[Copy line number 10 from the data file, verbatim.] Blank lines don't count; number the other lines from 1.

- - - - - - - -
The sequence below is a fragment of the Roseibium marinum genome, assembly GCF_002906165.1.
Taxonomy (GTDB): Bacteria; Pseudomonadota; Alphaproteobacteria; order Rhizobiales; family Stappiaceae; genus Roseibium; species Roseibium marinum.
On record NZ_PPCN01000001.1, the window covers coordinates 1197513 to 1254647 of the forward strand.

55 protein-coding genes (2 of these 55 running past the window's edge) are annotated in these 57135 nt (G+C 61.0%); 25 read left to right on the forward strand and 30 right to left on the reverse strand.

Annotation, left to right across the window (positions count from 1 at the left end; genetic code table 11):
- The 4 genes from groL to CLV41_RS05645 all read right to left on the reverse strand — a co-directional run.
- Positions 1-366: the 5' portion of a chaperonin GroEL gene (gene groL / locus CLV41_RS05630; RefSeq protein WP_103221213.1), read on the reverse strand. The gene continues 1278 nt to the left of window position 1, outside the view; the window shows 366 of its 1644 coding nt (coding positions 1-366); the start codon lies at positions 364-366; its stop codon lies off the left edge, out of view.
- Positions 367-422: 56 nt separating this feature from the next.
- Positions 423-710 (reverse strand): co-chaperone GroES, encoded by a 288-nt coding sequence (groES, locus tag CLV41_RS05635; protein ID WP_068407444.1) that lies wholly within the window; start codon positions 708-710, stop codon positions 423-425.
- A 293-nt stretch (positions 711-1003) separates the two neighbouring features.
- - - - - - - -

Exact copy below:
- A 293-nt stretch (positions 711-1003) separates the two neighbouring features.